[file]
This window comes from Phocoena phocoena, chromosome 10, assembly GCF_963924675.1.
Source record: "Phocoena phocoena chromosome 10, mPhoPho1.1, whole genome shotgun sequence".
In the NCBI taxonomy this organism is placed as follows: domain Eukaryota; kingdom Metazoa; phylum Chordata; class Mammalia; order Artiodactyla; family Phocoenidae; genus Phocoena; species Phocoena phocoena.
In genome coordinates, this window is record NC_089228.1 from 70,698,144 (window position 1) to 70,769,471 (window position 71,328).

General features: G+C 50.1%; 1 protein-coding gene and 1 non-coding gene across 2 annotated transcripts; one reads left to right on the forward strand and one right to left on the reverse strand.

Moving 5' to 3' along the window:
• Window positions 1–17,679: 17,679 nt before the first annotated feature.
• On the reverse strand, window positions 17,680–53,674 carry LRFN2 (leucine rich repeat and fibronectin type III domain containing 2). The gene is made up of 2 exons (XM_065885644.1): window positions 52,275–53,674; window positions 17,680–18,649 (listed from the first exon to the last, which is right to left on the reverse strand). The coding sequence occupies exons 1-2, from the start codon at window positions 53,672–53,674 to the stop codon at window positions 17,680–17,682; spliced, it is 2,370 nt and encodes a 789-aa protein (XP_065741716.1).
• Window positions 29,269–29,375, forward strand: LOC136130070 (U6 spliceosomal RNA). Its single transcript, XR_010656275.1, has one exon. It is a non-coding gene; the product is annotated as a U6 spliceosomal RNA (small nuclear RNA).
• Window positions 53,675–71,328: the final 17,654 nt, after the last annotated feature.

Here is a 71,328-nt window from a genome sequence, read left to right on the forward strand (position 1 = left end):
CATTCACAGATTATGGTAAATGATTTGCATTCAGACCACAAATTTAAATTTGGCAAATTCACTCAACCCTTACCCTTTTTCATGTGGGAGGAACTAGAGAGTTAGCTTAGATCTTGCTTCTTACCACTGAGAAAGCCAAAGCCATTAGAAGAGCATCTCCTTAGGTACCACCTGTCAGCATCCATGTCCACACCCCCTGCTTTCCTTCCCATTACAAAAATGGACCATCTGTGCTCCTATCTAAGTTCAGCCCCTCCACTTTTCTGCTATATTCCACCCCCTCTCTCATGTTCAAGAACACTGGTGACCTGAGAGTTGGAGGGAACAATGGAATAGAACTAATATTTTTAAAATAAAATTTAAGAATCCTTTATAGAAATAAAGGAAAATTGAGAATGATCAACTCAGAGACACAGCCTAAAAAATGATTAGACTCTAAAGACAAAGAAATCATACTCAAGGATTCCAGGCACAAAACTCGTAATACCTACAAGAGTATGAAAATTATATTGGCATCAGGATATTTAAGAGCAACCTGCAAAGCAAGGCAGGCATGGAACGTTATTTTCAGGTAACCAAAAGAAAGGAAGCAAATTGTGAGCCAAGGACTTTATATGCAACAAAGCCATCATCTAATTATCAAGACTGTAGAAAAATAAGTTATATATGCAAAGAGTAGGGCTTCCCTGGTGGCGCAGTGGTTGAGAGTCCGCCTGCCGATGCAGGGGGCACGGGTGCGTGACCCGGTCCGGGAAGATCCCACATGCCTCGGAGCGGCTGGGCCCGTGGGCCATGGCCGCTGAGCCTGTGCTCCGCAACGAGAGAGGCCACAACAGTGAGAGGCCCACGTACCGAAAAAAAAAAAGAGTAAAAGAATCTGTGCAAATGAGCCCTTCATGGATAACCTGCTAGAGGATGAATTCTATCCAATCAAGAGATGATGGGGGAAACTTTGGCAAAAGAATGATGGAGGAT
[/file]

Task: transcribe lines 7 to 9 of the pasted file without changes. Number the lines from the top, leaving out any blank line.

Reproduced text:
• Window positions 1–17,679: 17,679 nt before the first annotated feature.
• On the reverse strand, window positions 17,680–53,674 carry LRFN2 (leucine rich repeat and fibronectin type III domain containing 2). The gene is made up of 2 exons (XM_065885644.1): window positions 52,275–53,674; window positions 17,680–18,649 (listed from the first exon to the last, which is right to left on the reverse strand). The coding sequence occupies exons 1-2, from the start codon at window positions 53,672–53,674 to the stop codon at window positions 17,680–17,682; spliced, it is 2,370 nt and encodes a 789-aa protein (XP_065741716.1).
• Window positions 29,269–29,375, forward strand: LOC136130070 (U6 spliceosomal RNA). Its single transcript, XR_010656275.1, has one exon. It is a non-coding gene; the product is annotated as a U6 spliceosomal RNA (small nuclear RNA).